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Russian Rights Ombudsman Slams Decision to Close British Council Branches

Moscow, 14 December: The Russian authorities should not have demanded that the regional branches of the British Council in Russia be shut down, and all the problems should have been resolved through negotiations, Russian human rights ombudsman Vladimir Lukin has said.

"If our authorities think that there some violations of the law in the work of the British Council, work needs to be done to eliminate these violations. I do not like the idea of closure," Lukin told Interfax news agency on Friday [14 December].

"I do not like the politicization of human rights activity and cultural ties. These spheres should be separated from politics. Unfortunately, the timing of the problem with the British Council and the general situation regarding [Russia-Britain] relations fit into a scheme of moves and countermoves. I would prefer that politics remain politics and cultural ties, cultural ties," he said.

He pointed out that the Russian authorities have the right to raise the question of parity; the British Council works in Russia, and a certain Russian cultural or educational organization operates in Britain on equal rights.

"Regarding the British Council, if they want similar Russian organizations to work in Britain, this is a sensible matter and needs to be negotiated," he said. [Passage omitted: background]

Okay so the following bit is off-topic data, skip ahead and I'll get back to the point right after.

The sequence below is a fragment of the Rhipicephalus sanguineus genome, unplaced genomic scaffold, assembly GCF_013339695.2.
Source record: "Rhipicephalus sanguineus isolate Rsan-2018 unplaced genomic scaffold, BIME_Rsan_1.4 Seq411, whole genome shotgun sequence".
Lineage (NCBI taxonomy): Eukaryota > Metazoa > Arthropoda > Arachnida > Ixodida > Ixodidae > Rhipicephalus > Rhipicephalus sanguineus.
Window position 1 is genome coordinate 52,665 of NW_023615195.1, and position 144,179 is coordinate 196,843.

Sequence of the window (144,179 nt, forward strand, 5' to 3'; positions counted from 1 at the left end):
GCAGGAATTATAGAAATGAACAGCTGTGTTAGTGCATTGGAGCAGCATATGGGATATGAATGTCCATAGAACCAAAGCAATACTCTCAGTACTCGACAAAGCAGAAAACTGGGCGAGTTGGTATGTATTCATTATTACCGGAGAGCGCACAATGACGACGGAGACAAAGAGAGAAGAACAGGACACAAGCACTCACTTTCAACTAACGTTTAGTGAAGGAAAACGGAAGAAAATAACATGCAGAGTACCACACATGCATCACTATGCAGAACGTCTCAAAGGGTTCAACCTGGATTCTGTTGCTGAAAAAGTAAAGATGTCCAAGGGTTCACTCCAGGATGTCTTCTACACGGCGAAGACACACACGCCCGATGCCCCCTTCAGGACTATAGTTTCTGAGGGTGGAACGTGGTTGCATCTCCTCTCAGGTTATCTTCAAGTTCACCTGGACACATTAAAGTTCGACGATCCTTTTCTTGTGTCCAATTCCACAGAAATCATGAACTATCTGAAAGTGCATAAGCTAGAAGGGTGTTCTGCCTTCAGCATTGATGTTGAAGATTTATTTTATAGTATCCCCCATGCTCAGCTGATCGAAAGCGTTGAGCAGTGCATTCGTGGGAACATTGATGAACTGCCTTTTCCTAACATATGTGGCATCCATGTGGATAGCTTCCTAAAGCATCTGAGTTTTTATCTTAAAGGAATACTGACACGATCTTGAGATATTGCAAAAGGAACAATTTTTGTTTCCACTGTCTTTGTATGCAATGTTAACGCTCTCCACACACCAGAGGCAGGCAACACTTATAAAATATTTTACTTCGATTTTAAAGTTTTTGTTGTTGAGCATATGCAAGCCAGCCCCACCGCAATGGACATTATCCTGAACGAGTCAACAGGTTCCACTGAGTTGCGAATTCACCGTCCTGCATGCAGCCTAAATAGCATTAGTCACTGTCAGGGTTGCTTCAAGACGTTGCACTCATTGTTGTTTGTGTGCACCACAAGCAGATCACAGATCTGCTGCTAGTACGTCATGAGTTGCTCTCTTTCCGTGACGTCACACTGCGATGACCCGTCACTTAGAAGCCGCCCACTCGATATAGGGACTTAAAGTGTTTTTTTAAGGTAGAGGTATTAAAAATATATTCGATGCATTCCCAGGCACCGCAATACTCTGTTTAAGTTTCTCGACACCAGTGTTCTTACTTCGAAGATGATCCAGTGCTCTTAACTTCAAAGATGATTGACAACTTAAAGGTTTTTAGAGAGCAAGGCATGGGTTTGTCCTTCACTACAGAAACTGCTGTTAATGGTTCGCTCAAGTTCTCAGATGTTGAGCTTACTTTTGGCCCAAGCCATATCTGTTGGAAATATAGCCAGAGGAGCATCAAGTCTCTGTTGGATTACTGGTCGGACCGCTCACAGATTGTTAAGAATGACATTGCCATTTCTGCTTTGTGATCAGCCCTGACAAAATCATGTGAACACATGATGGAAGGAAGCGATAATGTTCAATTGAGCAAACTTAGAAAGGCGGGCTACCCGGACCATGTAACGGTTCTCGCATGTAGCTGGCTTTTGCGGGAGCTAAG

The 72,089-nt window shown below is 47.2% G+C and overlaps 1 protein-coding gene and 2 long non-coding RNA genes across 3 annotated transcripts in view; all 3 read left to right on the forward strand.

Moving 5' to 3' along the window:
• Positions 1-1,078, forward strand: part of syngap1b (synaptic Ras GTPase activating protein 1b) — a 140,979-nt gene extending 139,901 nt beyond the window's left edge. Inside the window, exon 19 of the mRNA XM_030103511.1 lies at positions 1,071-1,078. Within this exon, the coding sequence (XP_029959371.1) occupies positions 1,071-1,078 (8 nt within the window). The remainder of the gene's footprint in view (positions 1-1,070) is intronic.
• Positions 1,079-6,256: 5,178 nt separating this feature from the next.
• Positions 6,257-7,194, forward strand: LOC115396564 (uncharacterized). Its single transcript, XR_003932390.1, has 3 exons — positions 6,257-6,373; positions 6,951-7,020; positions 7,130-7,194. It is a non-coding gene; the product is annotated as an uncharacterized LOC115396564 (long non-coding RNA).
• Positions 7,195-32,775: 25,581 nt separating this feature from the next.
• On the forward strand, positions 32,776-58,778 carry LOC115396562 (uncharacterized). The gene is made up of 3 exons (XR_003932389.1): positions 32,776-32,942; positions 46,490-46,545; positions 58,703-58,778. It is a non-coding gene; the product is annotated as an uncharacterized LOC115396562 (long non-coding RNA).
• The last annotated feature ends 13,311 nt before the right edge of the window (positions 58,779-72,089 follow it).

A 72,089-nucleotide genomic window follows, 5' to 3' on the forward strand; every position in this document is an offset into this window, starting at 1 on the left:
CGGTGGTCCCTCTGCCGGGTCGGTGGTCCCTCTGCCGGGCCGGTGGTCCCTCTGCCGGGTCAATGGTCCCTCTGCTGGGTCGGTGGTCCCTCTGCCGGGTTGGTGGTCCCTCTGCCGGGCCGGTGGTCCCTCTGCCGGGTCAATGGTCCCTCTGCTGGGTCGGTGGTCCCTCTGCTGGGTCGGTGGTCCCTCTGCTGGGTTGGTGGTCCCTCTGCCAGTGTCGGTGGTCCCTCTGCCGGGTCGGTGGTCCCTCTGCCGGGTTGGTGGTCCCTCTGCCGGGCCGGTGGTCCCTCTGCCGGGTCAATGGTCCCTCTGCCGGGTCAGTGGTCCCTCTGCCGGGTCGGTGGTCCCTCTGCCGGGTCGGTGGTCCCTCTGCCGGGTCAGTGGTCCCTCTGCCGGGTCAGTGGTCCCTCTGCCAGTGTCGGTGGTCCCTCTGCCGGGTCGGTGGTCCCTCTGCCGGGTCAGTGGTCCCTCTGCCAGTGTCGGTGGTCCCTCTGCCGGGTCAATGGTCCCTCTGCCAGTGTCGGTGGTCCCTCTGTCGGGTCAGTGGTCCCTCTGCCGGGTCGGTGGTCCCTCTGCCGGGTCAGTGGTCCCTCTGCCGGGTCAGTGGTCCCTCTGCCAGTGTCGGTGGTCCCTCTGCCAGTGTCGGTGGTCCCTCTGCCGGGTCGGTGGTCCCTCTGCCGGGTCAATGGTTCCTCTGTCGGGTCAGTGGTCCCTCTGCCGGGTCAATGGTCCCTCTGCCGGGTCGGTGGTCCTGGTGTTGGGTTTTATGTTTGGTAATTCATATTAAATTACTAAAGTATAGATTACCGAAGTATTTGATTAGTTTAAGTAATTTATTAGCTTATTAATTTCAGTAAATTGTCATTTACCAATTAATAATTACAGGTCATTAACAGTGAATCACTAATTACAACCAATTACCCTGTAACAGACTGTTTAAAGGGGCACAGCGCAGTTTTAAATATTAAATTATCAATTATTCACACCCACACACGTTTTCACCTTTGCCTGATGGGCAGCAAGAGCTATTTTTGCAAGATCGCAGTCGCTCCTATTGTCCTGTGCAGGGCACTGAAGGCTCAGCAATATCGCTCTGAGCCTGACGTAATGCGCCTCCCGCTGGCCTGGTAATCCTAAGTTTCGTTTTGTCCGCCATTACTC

Russian human rights activists have voiced concern about the upcoming closure of regional branches of the British Council.

"They are building the iron curtain here once again," said the head of the Moscow Helsinki Group, Lyudmila Alekseyeva.

"They say that there is no required legislative basis for the British Council to work in Russia. But who prevents them from creating such a basis? The British Council also implements educational programmes in other countries and is not facing any problems there," she said.

The leader of the For Human Rights movement, Lev Ponomarev, agrees with Alekseyeva.

"I know for certain that projects carried out by the British Council were linked to educational programmes and not to politics. It is absolutely not right to accuse the British Council of being engaged in some sort of politicized programmes and destabilizing the political situation in the country. The educational programmes of the British Council were of great use, especially in the regions.